Drop Item Sets
This script allows you to set up “drop item sets”. A drop item set is simply a collection of drop items: at the end of battle,
you can potentially receive drops from a chosen set.
Drop item sets are chosen depending on whether their condition is met. The drop item set condition can be anything related to the state of the game
when the enemy dies, such as the skill that was used to defeat the enemy, or certain properties of the battler that defeated the enemy, or the values of
game variables or switches.
Drop item sets allow you to further control which drops are available for the party to obtain after winning a battle.
For example, suppose an enemy drops three items: Potion, Hi-Potion, and Gold Ore. You organize the drops into two separate groups as folows:
Group 1: Potion, Hi-Potion
Group 2: Potion, Hi-Potion, Gold Ore
You then place a condition on the second group such that it will only drop if Hime is in the active battle party. This means that group 2 drop set will not be selected if Hime is not in the battle party, and therefore Gold Ore does not drop if Hime is not in the battle party.
Script: download here
This tutorial might be useful.
Place this script below Materials and above Main
Start by setting the drop items for the enemy.
Then create drop item sets. By default, there are no sets, so none of the
enemies will drop anything.
To create a drop item set, use a note-tag of the format
<drop-item set> drops: 1, 2, 3 priority: 7 condition: formula drop: w1 0.6 drop: a4 0.23 drop: i7 1 </drop-item set>
The drops is a list of drop item ID’s, corresponding to each drop in the enemy’s list of drop items. The editor provides 3 drop items, so the first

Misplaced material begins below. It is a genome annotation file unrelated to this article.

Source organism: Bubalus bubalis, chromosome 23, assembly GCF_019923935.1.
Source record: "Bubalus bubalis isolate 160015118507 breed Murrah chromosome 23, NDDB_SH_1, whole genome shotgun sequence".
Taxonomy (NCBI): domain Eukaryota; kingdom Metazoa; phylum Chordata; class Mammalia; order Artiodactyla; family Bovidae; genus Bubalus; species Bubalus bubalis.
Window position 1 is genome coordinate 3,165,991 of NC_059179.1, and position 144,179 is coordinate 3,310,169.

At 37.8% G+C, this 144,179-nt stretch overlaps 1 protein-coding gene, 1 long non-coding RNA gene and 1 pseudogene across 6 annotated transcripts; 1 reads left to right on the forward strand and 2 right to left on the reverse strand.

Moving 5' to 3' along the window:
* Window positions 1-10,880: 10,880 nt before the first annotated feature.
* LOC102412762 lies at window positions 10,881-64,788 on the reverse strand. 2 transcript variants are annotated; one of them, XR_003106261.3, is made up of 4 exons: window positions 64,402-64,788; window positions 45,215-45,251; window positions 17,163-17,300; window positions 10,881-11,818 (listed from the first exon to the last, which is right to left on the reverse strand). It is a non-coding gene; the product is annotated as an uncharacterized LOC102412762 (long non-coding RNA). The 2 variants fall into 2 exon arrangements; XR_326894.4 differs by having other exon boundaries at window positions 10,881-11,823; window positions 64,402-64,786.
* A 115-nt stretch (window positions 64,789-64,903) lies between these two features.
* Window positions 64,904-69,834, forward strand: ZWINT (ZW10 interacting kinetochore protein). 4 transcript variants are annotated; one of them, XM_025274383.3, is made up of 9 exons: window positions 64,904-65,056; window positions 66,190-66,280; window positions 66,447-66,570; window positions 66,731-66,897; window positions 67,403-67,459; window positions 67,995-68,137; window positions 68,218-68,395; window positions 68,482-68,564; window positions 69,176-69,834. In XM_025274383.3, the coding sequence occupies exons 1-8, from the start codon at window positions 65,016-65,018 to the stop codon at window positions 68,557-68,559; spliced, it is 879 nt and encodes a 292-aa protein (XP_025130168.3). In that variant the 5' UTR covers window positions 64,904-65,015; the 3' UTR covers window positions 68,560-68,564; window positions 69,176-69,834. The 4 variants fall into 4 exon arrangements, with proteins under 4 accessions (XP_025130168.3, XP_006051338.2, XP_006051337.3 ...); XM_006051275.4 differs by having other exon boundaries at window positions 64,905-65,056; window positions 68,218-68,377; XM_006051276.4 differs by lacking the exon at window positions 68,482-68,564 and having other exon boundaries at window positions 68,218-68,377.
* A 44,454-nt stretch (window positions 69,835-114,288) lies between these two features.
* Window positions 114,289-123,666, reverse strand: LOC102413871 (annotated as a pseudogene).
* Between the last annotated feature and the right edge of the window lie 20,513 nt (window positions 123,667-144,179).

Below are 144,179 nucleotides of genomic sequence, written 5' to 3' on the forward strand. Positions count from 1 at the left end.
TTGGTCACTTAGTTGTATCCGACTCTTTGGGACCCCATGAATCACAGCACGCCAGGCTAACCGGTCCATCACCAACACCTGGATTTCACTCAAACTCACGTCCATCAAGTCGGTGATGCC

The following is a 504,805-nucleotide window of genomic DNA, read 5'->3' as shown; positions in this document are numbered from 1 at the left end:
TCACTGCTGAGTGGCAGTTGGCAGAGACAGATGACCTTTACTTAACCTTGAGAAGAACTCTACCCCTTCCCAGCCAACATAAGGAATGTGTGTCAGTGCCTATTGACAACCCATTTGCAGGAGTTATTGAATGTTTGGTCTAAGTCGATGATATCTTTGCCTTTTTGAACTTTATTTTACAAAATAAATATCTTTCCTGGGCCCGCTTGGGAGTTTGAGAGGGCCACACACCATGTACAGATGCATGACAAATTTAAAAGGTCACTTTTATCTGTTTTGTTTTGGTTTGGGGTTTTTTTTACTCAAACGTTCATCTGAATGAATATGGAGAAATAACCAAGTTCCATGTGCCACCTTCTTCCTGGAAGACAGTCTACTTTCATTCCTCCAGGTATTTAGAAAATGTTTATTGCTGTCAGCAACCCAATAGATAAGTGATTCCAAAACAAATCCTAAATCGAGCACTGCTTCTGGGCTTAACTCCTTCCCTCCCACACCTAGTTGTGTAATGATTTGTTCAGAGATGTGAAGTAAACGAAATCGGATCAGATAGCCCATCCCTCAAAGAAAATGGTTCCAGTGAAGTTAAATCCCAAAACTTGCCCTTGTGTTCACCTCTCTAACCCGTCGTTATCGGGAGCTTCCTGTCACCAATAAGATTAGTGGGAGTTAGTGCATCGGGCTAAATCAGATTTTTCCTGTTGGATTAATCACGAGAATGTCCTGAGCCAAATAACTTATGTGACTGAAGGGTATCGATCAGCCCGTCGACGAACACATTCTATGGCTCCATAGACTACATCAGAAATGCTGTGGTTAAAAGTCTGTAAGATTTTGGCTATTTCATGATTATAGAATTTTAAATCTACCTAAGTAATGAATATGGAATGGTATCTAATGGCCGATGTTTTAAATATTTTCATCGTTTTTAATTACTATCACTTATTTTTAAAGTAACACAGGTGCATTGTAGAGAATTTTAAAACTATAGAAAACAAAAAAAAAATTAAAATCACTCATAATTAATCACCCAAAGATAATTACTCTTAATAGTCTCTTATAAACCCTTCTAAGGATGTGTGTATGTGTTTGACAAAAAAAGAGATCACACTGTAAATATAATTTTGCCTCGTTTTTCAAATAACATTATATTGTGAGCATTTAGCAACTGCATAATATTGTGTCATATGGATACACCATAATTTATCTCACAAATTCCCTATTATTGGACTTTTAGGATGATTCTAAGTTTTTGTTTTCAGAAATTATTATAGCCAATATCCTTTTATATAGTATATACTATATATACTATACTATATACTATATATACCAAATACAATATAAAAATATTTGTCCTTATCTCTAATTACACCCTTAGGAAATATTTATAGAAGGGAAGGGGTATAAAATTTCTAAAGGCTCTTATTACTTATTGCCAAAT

drop is numbered 1. You can repeat the same drop multiple times in the list if you want it to be dropped multiple times.
In addition to pulling drop items from a list, you can also manually add drops to each group using the
drop option. The drop option takes an object ID,
where you choose “w” for weapon, “a” for armor, and “i” for item, followed by the database ID. The second value is the droprate, as a percentage. So
0.6 means 60%, 0.23 means 23%, and 1 means 100%.
Priority determines whether the drop set should be checked before other sets.
For example, a priority 10 set is checked before a priorty 5 set.
The condition is a ruby statement that determines whether the set will be chosen or not. When the set is chosen, then those drops are the ones that you
can potentially receive at the end of battle.
The condition comes with 5 variables for you to use
a - the Game_Battler that defeated this enemy b - this enemy c - the Game_Action used by the battler in `a` p - game party t - game troop v - game variables s - game switches
Because drops, by default, are only rewarded when the enemy has been killed, we only need to keep track of who killed the enemy. It’s possible that an event
kills the enemy, in which case
a would be nil, and your formula will not work as you expect (it will return false in these cases, so no errors).
Some conditions that you might use for drop item sets
Attacker's level. Maybe drops are only available if your level > 5 a.level > 5 Killing blow skill. Maybe a drop is only available if you kill using skill 23 c.item == $data_skills Attacker's state Set requires attacker to have state 23 applied when enemy was killed a.state?(23) Attack element Set requires the damage to have element 5 (not including features) c.item.damage.element_id == 5